Almost as soon as Portland Community Squash formed in 2013, demand for court space exceeded what the four nonregulation public courts at the Portland YMCA could meet.

With no other public squash courts in southern Maine, the nonprofit group set out to build its own.

After several failed attempts to lease space as part of a larger development, Portland Community Squash decided it needed to own its own property. It raised nearly $1.5 million in less than a year to buy and convert the former Congregation Shaarey Tphiloh Synagogue at 66 Noyes St. into a new facility dedicated to squash. The venue will have its grand opening Wednesday, with a ceremony scheduled for 1 p.m.

“We always knew this had to happen in order for the sport to grow in Maine,” said Barrett Takesian, 26, the executive director of Portland Community Squash. “The clear catalyst was the need for regulation courts with broad access to the public. The problem for the game has always been access. It’s not a problem of demand.”

Participation in squash, once a sport associated with elite clubs and private schools, has risen rapidly in the United States over the past decade as US Squash has prioritized bringing the sport to urban centers and drawing a younger, diverse group of players.

The number of squash players in the United States increased 101 percent between 2009 and 2014 to 1.6 million players, according to the Sports & Fitness Association. That growth is fueled by a 400 percent increase in junior player participation since 2007, according to US Squash.

Portland Community Squash already has 132 adult members and 50 youth players registered to use the four regulation-sized courts installed in the high-ceilinged sanctuary of the former synagogue. Players began using the facility in mid-January.

Takesian said at its peak, the YMCA was being used by 200 adult squash players and 106 youth players, but it had reached a “saturation point,” especially since only two of the Y’s courts are close to regulation size.

“Membership had become less desirable when each new member made it more and more difficult to get on a court,” Takesian said.

Portland Community Squash plans to cap its adult membership at 200 and expand its youth programs to 120 participants by the end of the year. It will also continue to work with the YMCA to accommodate league play and the youth programs.

An adult membership to PCS costs $73 per month, or $113 per month for a family membership. Nonmembers are welcome to play for a “drop-in” fee.

Portland Community Squash will hold a grand opening ceremony at 66 Noyes St. at 1 p.m. Wednesday. So far, 132 adult members and 50 youths are registered to use four courts.

Portland Community Squash will hold a grand opening ceremony at 66 Noyes St. at 1 p.m. Wednesday. So far, 132 adult members and 50 youths are registered to use four courts. Gregory Rec/Staff Photographer

“Once we hit 200 (members), all of the overhead and essential staff will be break-even,” Takesian said. “Then the continued fundraising we’re doing goes toward the growth of the junior squash league and our urban squash program, Rally Portland.”

The youth programs are a vital component to Portland Community Squash’s business model.

“The mission of PCS is to unite all of Portland’s diverse communities and create opportunities,” Takesian said, adding first-generation college seekers are a target demographic.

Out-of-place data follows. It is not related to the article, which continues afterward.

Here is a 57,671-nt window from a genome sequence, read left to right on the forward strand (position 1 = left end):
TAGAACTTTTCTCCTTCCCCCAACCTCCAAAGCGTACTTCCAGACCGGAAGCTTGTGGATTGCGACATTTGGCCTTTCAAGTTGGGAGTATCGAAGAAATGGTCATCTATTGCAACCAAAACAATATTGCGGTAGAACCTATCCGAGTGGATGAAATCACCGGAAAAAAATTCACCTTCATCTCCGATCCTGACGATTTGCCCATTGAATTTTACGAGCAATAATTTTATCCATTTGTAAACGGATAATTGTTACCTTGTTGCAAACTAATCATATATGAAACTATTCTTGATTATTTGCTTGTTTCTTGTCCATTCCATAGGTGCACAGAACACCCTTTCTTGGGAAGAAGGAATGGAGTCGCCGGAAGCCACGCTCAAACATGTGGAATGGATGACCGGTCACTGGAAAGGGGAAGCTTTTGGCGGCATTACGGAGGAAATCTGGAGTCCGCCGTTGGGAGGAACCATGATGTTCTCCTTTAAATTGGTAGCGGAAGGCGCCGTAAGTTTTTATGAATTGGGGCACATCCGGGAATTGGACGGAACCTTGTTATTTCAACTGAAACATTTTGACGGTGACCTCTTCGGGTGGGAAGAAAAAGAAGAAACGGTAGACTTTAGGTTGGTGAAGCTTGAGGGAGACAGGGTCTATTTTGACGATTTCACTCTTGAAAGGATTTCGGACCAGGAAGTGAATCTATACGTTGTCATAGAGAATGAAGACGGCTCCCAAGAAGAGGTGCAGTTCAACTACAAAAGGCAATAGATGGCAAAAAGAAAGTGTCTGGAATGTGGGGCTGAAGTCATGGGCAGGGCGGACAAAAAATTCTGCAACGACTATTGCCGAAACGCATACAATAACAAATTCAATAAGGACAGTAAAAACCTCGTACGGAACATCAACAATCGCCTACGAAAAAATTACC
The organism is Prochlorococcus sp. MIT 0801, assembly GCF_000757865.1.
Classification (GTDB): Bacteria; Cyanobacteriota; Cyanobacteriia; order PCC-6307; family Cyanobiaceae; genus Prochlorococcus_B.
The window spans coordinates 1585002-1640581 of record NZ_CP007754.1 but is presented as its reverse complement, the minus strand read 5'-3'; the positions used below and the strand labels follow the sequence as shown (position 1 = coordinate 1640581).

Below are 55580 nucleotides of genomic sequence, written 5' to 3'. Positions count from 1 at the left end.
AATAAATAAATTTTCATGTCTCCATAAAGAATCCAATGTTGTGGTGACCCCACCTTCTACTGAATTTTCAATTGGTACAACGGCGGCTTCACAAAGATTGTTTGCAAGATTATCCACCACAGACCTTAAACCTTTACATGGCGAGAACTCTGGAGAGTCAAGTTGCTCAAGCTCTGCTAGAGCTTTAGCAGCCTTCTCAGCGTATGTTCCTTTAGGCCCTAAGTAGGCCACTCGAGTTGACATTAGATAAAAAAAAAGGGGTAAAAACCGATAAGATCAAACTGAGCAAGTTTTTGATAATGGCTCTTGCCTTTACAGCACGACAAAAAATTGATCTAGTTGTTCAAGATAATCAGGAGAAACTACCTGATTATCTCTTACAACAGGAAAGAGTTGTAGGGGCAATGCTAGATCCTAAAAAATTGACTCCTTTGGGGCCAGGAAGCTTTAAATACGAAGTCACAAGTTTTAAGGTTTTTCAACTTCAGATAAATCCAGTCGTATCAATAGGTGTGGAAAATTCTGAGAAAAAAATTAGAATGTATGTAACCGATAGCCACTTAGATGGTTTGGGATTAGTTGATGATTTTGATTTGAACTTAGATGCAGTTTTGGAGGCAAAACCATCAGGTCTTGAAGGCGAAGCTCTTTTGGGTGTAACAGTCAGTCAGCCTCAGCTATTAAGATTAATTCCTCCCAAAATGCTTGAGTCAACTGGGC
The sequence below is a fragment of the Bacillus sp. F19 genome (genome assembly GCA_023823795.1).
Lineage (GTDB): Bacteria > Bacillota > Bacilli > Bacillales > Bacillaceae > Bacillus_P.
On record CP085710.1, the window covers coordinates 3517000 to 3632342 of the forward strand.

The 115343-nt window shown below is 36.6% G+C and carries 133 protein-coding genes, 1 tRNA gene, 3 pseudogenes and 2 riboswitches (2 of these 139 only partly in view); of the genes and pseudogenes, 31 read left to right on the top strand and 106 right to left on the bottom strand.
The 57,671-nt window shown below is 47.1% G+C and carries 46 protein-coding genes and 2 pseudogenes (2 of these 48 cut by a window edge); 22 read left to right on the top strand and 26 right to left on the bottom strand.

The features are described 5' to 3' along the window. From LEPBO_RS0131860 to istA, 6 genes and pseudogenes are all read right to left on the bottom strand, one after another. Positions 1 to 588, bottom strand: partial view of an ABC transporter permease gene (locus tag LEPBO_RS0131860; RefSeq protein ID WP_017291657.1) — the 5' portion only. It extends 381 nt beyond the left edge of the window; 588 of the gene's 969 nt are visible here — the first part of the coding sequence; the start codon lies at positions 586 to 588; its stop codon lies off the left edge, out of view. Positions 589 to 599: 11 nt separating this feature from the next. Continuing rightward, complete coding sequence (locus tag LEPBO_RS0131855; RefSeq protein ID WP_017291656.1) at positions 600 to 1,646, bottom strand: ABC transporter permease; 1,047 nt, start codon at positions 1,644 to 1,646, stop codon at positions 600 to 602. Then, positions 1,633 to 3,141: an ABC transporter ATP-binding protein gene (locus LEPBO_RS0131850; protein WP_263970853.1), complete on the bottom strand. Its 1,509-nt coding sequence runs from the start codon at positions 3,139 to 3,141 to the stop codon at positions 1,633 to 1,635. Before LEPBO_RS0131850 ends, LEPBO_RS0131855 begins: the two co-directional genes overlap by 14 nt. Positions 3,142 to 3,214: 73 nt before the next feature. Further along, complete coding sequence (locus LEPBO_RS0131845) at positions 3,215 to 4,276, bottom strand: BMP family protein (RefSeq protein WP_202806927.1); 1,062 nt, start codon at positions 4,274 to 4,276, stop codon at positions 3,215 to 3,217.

Portland Community Squash has modeled its Rally Portland program, for students in grades 6-12, after US Squash’s National Urban Squash Education Association, which introduces squash to new players while providing academic support, mentoring and help with college placement. Similarly, Portland Community Squash youth sessions include equal amounts of squash, educational assistance and fitness.

Last week, Maryam Alhamdany, an 11-year-old sixth-grader at Lyman Moore Middle School, was playing squash at the center for her second time.

“It’s a fun sport. You get to run around and it’s an active sport,” she said. “It’s fun here because we do yoga and (in the classroom) we write down our fears on paper and then we tear them up so we can forget about it.”

Portland Community Squash’s fundraising theme is called The Alma Matters Campaign. In the squash room, 16 college banners representing several colleges and universities hang from the ceiling.

“We stay with them from the sixth to the 12th grade and every single day we’re talking about college and what it takes to get there,” Takesian said.

Lincoln Middle School seventh-grader Tatreaux Sokol, 12, is a two-year veteran of the youth program.

“I was glad I was able to be one of the first people in the program,” Tatreaux said. “I’ve been able to see the evolution of this section of PCS life.”

“I’m not a huge fan of the yoga, but I think the 45-minute fitness period is good. It’s good for everyday life. The classroom work is good. To have that time is nice because it frees up my evenings. It’s a good balance.”

It wasn’t long after a proposed second-floor squash facility as part of the Bayside Bowl expansion was scrapped that the squash group came to the conclusion it needed to own its own facility.

The first site it viewed was the Shaarey Tphiloh synagogue, put on the market for $1.2 million. The congregation’s declining size had made remaining in the building unsustainable.

Marilu Fortson, Portland Community Squash’s co-squash director, wondered if a place of worship could be converted into a squash center.

“Then you saw the light come in the windows and saw the high ceilings and you start to visualize,” Fortson said. “There is a special energy here.”